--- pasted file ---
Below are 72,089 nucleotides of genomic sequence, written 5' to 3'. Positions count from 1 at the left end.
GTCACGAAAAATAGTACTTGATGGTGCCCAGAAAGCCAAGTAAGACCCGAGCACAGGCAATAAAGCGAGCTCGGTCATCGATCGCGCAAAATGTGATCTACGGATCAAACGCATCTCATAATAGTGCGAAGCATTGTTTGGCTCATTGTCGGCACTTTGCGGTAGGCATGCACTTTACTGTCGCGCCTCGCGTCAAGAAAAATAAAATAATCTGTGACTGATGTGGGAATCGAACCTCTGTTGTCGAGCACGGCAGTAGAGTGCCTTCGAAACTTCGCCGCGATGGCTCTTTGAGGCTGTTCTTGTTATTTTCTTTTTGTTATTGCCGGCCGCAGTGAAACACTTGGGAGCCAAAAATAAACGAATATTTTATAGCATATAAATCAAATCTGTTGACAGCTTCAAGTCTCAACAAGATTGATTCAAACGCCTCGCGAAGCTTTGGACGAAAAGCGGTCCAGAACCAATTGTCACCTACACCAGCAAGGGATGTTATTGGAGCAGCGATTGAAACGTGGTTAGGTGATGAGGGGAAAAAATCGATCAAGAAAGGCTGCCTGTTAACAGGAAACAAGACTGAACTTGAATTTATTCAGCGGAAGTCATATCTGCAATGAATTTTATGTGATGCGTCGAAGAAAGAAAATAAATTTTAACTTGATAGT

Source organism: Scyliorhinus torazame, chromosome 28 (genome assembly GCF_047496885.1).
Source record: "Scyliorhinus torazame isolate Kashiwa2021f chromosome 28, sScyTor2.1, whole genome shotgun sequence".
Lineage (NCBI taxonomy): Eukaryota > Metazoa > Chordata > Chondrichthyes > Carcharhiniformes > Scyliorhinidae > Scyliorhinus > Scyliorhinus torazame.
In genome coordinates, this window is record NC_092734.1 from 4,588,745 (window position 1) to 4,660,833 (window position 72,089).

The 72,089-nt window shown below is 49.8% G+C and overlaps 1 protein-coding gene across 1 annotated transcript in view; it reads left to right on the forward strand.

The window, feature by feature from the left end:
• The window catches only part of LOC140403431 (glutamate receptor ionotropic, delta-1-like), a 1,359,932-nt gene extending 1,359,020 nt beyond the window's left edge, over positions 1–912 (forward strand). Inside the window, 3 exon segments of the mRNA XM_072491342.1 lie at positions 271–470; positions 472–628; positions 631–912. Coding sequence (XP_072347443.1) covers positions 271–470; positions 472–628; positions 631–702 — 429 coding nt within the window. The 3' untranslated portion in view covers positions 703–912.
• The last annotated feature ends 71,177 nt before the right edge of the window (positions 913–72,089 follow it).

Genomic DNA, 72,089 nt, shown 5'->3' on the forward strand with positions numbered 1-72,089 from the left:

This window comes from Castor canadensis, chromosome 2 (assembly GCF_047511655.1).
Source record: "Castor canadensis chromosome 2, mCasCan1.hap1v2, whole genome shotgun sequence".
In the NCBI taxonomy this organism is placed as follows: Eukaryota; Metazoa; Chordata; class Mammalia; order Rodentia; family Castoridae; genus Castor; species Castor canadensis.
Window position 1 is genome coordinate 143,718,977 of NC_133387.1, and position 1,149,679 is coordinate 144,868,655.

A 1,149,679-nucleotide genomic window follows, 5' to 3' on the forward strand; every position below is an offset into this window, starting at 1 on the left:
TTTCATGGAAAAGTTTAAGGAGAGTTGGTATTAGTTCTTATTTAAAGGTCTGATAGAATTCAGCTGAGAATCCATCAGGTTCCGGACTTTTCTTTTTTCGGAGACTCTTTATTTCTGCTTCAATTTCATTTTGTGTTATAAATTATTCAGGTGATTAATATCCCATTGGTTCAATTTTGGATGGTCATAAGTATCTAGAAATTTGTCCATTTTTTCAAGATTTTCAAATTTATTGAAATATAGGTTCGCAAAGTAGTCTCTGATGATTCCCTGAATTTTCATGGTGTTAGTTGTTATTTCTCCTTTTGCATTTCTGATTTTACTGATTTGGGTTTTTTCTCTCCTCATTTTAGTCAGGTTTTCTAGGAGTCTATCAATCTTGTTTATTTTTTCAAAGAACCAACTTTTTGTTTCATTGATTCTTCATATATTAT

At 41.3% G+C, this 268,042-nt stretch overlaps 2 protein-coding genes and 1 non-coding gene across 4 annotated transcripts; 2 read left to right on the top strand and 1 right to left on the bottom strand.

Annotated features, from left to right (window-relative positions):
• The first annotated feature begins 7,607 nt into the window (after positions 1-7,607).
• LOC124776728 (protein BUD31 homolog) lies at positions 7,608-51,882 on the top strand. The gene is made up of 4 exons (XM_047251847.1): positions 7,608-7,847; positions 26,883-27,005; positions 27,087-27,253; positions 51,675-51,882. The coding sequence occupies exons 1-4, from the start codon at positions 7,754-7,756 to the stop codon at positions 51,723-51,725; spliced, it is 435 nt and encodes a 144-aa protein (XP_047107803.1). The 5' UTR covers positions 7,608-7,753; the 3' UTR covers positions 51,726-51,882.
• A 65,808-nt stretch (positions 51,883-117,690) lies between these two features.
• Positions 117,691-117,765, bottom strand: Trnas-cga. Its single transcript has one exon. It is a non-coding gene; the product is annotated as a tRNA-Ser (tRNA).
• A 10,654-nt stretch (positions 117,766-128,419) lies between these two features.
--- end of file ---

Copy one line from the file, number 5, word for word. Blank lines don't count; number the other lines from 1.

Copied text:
Lineage (NCBI taxonomy): Eukaryota > Metazoa > Chordata > Chondrichthyes > Carcharhiniformes > Scyliorhinidae > Scyliorhinus > Scyliorhinus torazame.